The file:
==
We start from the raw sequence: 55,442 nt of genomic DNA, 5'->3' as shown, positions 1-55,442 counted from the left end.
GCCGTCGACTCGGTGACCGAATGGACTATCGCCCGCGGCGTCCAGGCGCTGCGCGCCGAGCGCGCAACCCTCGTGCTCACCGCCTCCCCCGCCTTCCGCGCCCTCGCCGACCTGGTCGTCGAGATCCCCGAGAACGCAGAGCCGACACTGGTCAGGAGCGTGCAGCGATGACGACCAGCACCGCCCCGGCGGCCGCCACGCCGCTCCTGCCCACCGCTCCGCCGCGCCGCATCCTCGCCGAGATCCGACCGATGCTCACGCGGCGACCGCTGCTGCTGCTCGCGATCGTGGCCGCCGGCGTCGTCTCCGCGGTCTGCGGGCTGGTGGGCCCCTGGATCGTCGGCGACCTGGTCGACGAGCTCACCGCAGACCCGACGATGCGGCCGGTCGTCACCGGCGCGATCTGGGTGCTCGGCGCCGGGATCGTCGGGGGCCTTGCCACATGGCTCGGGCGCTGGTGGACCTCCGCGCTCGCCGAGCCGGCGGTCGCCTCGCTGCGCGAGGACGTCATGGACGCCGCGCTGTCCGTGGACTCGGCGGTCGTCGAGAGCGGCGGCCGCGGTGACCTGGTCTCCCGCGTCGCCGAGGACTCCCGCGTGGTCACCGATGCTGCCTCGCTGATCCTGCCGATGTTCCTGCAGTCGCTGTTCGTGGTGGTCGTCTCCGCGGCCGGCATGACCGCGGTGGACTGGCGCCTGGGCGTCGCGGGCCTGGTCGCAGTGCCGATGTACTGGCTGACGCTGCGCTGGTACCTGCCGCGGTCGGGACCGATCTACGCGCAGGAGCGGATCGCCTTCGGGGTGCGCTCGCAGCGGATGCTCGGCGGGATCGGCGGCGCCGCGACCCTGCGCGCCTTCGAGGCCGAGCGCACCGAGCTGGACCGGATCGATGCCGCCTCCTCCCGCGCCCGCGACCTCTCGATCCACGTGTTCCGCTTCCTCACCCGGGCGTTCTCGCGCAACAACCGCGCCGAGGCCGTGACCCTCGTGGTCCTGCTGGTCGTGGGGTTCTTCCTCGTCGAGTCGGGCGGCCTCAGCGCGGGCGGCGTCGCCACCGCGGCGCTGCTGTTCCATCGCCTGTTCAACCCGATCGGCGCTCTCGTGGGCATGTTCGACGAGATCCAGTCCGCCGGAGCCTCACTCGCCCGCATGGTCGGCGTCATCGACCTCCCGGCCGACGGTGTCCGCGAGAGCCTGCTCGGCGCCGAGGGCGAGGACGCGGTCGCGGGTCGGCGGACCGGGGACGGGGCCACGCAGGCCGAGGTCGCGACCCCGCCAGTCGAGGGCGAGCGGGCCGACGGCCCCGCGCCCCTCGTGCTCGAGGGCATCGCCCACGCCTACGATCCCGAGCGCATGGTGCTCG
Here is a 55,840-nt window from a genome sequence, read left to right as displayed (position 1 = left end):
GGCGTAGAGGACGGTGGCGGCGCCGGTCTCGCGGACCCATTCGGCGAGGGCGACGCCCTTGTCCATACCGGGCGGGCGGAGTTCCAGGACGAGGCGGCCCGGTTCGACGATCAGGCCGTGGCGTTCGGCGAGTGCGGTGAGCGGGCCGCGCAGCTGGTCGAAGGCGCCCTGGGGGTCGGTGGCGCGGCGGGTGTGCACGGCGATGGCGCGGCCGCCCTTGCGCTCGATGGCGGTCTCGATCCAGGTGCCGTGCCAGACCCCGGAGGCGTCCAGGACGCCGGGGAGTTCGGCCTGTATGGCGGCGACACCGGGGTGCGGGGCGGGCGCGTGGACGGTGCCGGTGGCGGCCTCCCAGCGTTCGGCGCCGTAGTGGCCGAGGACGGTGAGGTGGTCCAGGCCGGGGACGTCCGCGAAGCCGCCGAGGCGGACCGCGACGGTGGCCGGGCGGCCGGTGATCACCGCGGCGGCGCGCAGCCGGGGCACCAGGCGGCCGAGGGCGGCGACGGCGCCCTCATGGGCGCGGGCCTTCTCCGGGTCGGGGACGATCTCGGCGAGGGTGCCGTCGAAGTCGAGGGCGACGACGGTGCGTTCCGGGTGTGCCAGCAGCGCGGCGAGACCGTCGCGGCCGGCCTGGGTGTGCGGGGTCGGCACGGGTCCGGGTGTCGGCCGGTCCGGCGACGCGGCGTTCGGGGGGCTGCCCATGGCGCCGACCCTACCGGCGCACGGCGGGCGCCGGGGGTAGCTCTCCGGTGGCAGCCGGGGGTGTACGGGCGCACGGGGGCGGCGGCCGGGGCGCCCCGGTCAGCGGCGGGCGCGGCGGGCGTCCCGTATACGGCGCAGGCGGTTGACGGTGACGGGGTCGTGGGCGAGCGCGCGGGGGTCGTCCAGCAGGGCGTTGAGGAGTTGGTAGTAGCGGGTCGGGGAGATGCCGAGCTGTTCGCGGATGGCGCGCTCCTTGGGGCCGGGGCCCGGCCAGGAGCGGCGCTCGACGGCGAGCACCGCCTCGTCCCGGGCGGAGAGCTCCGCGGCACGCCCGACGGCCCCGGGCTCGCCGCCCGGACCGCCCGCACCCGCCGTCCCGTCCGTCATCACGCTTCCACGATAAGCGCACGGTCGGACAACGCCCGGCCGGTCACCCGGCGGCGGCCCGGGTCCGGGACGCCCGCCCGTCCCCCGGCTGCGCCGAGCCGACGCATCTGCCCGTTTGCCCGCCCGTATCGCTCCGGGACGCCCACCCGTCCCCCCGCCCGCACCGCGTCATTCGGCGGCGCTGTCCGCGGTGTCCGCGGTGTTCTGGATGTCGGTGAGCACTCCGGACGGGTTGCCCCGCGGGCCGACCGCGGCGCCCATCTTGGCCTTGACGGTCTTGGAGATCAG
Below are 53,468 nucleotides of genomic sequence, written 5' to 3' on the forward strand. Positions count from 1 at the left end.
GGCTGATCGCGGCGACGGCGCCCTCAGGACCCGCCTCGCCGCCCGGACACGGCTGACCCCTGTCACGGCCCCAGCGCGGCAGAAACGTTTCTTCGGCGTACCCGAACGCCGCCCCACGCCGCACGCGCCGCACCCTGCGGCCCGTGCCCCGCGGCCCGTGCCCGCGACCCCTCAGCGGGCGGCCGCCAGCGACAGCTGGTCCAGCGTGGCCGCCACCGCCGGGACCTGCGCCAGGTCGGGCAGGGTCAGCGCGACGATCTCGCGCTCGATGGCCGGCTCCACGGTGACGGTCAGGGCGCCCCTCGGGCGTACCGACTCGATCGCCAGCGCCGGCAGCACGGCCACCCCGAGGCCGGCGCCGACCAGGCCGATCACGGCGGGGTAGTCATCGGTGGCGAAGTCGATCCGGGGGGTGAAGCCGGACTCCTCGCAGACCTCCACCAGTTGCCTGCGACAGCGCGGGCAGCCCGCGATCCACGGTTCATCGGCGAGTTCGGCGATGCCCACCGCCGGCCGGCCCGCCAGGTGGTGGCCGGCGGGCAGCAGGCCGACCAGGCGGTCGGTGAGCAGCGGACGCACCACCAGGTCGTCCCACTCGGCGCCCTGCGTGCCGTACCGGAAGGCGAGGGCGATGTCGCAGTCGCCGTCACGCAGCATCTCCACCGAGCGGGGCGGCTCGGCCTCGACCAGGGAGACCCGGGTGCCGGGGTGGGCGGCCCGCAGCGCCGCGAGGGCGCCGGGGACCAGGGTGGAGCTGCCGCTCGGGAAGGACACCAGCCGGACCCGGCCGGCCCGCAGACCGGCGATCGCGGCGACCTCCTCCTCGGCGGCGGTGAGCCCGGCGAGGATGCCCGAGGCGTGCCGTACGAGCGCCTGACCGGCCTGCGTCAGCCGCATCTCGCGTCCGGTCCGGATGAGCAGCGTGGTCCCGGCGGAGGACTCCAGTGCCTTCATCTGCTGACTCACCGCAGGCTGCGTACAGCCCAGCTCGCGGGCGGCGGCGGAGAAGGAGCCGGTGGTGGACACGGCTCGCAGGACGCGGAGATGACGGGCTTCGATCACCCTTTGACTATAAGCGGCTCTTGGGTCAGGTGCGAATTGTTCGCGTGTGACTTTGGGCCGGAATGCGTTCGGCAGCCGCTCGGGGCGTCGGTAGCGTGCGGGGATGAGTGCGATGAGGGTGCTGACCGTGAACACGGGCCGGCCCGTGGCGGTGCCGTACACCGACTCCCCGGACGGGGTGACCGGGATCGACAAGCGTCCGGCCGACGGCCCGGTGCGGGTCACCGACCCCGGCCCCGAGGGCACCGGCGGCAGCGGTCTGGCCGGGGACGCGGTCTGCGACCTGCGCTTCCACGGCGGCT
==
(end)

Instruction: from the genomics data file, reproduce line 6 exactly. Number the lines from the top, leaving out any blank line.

GGCTGATCGCGGCGACGGCGCCCTCAGGACCCGCCTCGCCGCCCGGACACGGCTGACCCCTGTCACGGCCCCAGCGCGGCAGAAACGTTTCTTCGGCGTACCCGAACGCCGCCCCACGCCGCACGCGCCGCACCCTGCGGCCCGTGCCCCGCGGCCCGTGCCCGCGACCCCTCAGCGGGCGGCCGCCAGCGACAGCTGGTCCAGCGTGGCCGCCACCGCCGGGACCTGCGCCAGGTCGGGCAGGGTCAGCGCGACGATCTCGCGCTCGATGGCCGGCTCCACGGTGACGGTCAGGGCGCCCCTCGGGCGTACCGACTCGATCGCCAGCGCCGGCAGCACGGCCACCCCGAGGCCGGCGCCGACCAGGCCGATCACGGCGGGGTAGTCATCGGTGGCGAAGTCGATCCGGGGGGTGAAGCCGGACTCCTCGCAGACCTCCACCAGTTGCCTGCGACAGCGCGGGCAGCCCGCGATCCACGGTTCATCGGCGAGTTCGGCGATGCCCACCGCCGGCCGGCCCGCCAGGTGGTGGCCGGCGGGCAGCAGGCCGACCAGGCGGTCGGTGAGCAGCGGACGCACCACCAGGTCGTCCCACTCGGCGCCCTGCGTGCCGTACCGGAAGGCGAGGGCGATGTCGCAGTCGCCGTCACGCAGCATCTCCACCGAGCGGGGCGGCTCGGCCTCGACCAGGGAGACCCGGGTGCCGGGGTGGGCGGCCCGCAGCGCCGCGAGGGCGCCGGGGACCAGGGTGGAGCTGCCGCTCGGGAAGGACACCAGCCGGACCCGGCCGGCCCGCAGACCGGCGATCGCGGCGACCTCCTCCTCGGCGGCGGTGAGCCCGGCGAGGATGCCCGAGGCGTGCCGTACGAGCGCCTGACCGGCCTGCGTCAGCCGCATCTCGCGTCCGGTCCGGATGAGCAGCGTGGTCCCGGCGGAGGACTCCAGTGCCTTCATCTGCTGACTCACCGCAGGCTGCGTACAGCCCAGCTCGCGGGCGGCGGCGGAGAAGGAGCCGGTGGTGGACACGGCTCGCAGGACGCGGAGATGACGGGCTTCGATCACCCTTTGACTATAAGCGGCTCTTGGGTCAGGTGCGAATTGTTCGCGTGTGACTTTGGGCCGGAATGCGTTCGGCAGCCGCTCGGGGCGTCGGTAGCGTGCGGGGATGAGTGCGATGAGGGTGCTGACCGTGAACACGGGCCGGCCCGTGGCGGTGCCGTACACCGACTCCCCGGACGGGGTGACCGGGATCGACAAGCGTCCGGCCGACGGCCCGGTGCGGGTCACCGACCCCGGCCCCGAGGGCACCGGCGGCAGCGGTCTGGCCGGGGACGCGGTCTGCGACCTGCGCTTCCACGGCGGCT